The debt explosion to save world capitalism (Marx’s Crisis Theory Part 2 0f 4)


Part 1 here:

Part 3 here:

Part 4 here:

World capitalism got out of the 2008 and 2020 crises with massive debt creation.

The US public debt is the most important indicator of this process of debt creation because of the weight of the US economy. From about 60% of GDP before the 2007 crisis, it exceeded 130% after the 2020 recession.   

In the EU, the average debt-to-GDP ratio was 88% at the end of 2021. Although the EU’s founding Maastricht Treaty provides for a maximum of 60%, many countries are well above the 100% of GDP level, as the table below shows.     

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In 2020, on a global level, according to the International Monetary Fund, “we observed the largest one-year debt surge since World War II, with global debt rising to $226 trillion as the world was hit by a global health crisis and a deep recession. Debt was already elevated going into the crisis, but now governments must navigate a world of record-high public and private debt levels, new virus mutations, and rising inflation.

“Global debt [public and private] rose by 28 percentage points, to 256 percent of GDP, in 2020 [i.e., in the course of one year] … The global public debt ratio jumped to a record 99 percent of global GDP.”

At the end of World War Two, total debt after the massive borrowing to pay for the war,  was around 100% of GDP. It remained around that level until the end of the 1970s. Besides acting as a brake on government spending in terms of fiscal policy, this avalanche of debt, coupled with rising interest rates, will push several economies toward default. This applies to some heavily indebted rich countries like Greece and Italy but will savage many poor countries.

The debt problem is not only affecting states but also corporations. There is no offocial standard for “Zombie” firms unable to service debts so estimates vary as to the number. Seeing Alpha reports: “In 2021 Goldman Sachs reported that some 13% of U.S.-listed companies ‘could be considered’ zombies, which it called ‘firms that haven’t produced enough profit to service their debts.’ The Federal Reserve study found that only roughly 10% of public firms were zombie companies in 2019. Finally, a Deutsche Bank study by Jim Reid in 2021 found that over 25% of U.S. companies were zombies in 2020.”

Bloomberg reports that zombie company debts total $900 billion. This is not only a US phenomenon. Zombies account for more than 20% of Europe’s companies, according to DW.   

High-interest rates will make it much more difficult for these companies to re-finance their debts, which can lead to defaults – which in turn means mass layoffs of workers.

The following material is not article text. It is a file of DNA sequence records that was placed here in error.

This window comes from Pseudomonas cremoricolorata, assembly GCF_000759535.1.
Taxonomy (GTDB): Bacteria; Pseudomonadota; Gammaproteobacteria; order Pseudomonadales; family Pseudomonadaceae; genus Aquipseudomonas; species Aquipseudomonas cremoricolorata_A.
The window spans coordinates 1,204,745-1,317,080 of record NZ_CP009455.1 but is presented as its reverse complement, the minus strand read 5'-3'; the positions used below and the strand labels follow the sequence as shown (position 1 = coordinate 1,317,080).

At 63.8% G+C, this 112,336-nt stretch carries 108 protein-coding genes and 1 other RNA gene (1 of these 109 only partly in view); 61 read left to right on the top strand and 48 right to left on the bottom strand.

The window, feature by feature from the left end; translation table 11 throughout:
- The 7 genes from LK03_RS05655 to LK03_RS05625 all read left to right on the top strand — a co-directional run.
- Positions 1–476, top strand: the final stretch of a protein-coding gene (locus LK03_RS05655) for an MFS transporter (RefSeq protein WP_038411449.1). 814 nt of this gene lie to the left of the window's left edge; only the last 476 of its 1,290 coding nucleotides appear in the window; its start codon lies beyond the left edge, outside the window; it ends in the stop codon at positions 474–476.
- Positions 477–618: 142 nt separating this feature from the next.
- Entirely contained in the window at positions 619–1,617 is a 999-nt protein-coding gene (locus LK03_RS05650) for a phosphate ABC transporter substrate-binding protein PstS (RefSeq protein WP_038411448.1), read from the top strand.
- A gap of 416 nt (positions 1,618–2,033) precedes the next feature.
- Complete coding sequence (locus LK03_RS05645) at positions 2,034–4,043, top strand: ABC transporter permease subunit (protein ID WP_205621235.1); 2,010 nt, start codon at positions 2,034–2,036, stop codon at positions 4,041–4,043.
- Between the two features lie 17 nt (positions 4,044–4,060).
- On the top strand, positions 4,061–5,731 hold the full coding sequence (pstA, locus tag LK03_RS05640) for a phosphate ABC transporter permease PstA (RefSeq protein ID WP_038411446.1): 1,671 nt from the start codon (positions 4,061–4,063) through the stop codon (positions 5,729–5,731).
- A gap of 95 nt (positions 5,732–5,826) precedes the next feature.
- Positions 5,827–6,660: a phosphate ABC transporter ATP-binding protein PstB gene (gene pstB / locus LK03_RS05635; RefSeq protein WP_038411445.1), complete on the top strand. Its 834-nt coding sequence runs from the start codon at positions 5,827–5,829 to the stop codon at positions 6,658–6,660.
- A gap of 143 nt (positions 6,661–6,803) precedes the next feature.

The world is also being hit by a double whammy of war-induced shortages and price rises for basic food, fertiliser, and other commodities. This will accentuate the downturn.

The US currency is rising against most others because there is a flight of capital to the safety of the world’s biggest and safest financial market. This means the poor countries’ debt, usually in US dollars, is getting increasingly unpayable.

As Oxfam notes in a new analysis, during the pandemic’s second year (from March 2021 to March 2022), the IMF approved 23 loans to 22 countries in the Global South – all of which either encouraged or required austerity measures.

Global poverty accelerating

The International Monetary Fund has announced that the global economy is entering a major slowdown, downgrading the growth prospects of 143 countries. At the same time, inflation rates have reached historic levels. Around the world, hundreds of millions of people are falling into poverty, particularly in the Global South. Oxfam has sounded the alarm that we are ‘witnessing the most profound collapse of humanity into extreme poverty and suffering in memory’.

David Beasley, the director of the UN World Food Programme describes the situation in the following terms: “Even before the Ukraine crisis, we were facing an unprecedented global food crisis … Then, we thought it couldn’t get any worse, but this war has been devastating.”

He added: “…the number of people suffering from ‘chronic hunger’ had risen from 650 million to 810 million in the past five years… the number of people experiencing ‘shock hunger’ had increased from 80 million to 325 million over the same period. They are classified as living in crisis levels of food insecurity, a term he described as ‘marching towards starvation and you don’t know where your next meal is coming from’…

“… after the economic crash of 2007-09, riots and other unrest erupted in 48 countries around the world as commodity prices and inflation rose… The economic factors we have today are much worse than those we saw 15 years ago,”

If the crisis was not addressed, he said, it would result in: “famine, destabilisation of nations and mass migration”.

And concluded: “It is a very, very frightening time. We are facing hell on earth if we do not respond immediately.”

But the World Bank and IMF solutions for the crisis these nations face are more free market and privatisation policies. This is what is now being imposed on bankrupt Sri Lanka as the price of a bailout from bankruptcy. It is the price the Zelenksy regime in Ukraine has agreed to pay for Nato support against Russia.

The climate crisis is also being compounded because the capitalist crises and imperialist wars are driving up the production of planet-destroying energy sources. Capitalists have no alternative but to be capitalists, and the planet is doomed if we continue business as usual.

Covid-Aftermath boom

The cause of the current crisis is the overproduction of commodities in the COVID-aftermath boom. The entire history of capitalism since the early 1800s has been marked a cyclical movement of boom and bust every decade or so. Marx dubbed the ensuing crises as crises of overproduction. This was not overproduction in terms of human needs but overproduction in terms of being able to sell the commodities at at least the average rate of profit.

After the 2007‒09 bank crisis and the Great Recession, capitalists were cautious about accumulating inventories and investing. This prevented a new worldwide overproduction crisis for some years at the price of lingering unemployment and eroding living standards. Stagnation appeared to be “the new normal for the world economy.”

 However, by late 2019 signs of overproduction were again developing, causing a spike in interest rates, though the situation had not yet reached a crisis.